[Libreoffice-ux-advise] [Bug 83071] UI: User interface for outline numbering is confusing with possibilities offered both at Format >Paragraph ... Outline numbering and at Tools>Outline numbering

bugzilla-daemon at bugs.documentfoundation.org bugzilla-daemon at bugs.documentfoundation.org
Wed Jul 5 18:10:43 UTC 2017


--- Comment #30 from Albrecht Müller <albrecht.mueller at astrail.de> ---
The remarks in this comment are a little bit off topic but I don't know an
appropriate place where I can put these thoughts about how to improve the
quality of LibreOffice.

I see a deeper problem here: If you use a complex system like LibreOffice it is
quite common to use uncommon features. In case you need some functionality you
are not familiar with it is important that the software guides you towards a
solution of your problem. I guess that the actual number of LO developers is
about one or two orders of magnitudes below the level necessary to bring to
LibreOffice to this kind of quality. So I fear I have to live with the fact
that  in these situations I will find material to write half a dozen bug
reports instead of guidance. Of course I have almost given up writing bug
reports. See for example bug 54068 comment 8 "The 'Edit>Compare Documents'
command does not detect changes in tables properly". This bug renders the
"Compare Documents" feature almost useless if your document contains tables. I
tried my birthday gift to this bug with Word97: This software is 20 years old
and is able to locate the table cell that contains the difference. A more
recent version of Word (I think it was 2010) shows you the exact character that
differs. A recent version LibreOffice Writer tells you that the tables are
different and leaves it to your ingenuity to find ways to locate the exact
position of the modification. A common effect of all these problems is that
they distract you. Therefore you need more time than necessary to get your work
done. If somebody has to pay for your time this translates into cost.

Some years ago I mentioned that the city of Munich thought about returning to
Microsoft products after they had tried hard to switch to a "open source
software only" strategy (see end of comment 18). Recently they decided to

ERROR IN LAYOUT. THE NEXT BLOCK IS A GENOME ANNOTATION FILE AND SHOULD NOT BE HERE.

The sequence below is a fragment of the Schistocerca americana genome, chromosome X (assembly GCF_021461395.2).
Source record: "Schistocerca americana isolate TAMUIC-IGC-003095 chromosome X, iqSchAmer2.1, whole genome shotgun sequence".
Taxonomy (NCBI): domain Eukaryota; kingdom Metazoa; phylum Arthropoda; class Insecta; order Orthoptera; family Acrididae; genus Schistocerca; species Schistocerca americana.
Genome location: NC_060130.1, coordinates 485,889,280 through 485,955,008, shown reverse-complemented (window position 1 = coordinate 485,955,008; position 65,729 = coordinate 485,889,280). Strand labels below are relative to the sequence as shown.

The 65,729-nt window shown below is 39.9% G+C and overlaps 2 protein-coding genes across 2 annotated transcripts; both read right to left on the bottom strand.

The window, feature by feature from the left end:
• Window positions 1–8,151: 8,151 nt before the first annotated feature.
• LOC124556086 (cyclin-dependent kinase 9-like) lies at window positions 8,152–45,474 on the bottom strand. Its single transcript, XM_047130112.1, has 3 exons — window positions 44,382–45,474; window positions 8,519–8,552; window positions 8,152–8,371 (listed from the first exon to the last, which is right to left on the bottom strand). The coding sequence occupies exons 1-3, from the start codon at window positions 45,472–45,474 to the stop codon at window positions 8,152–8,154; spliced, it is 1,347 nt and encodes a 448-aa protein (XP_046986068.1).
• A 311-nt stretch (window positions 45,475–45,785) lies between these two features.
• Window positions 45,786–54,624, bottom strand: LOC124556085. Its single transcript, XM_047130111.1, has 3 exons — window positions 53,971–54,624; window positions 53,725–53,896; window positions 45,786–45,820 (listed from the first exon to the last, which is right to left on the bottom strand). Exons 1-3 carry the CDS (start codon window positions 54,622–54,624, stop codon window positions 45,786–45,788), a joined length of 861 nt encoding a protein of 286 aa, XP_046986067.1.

return. The argument that it is cheaper to pay licences fees to Microsoft than
to pay for additional working hours is consistent with my own experience. Open
source enthusiasts seem not to like the idea that paying millions to Microsoft
is a way to save taxpayers money. Unfortunately I did not notice that they
brought up any sound arguments against this view.

I think there is a good reason to invest public money in the development of
open source software. The fact that the city of Munich buys MS-Office licenses
will not change the price I have to pay for this software. If, in contrast,
this money is spent for LibreOffice development then any taxpayer using this
software will get something in return. This is like using a road: You benefit
from public money spent on building and maintaining traffic infrastructure.
There is no need to pay a fee each time to walk along some road or to hope that
some volunteers build motorways. I consider LibreOffice (and a lot of other
Open XXX things) as part of an immaterial infrastructure which should be
treated in similar ways as their material counterpart. The general public could
benefit from the fact that distributing immaterial goods is pretty cheap.
Regulations for conventional infrastructure could be adapted to deal with the
investments necessary to bring LibreOffice and other immaterial infrastructure
in good shape. I wonder why I do not see any activities along these lines.

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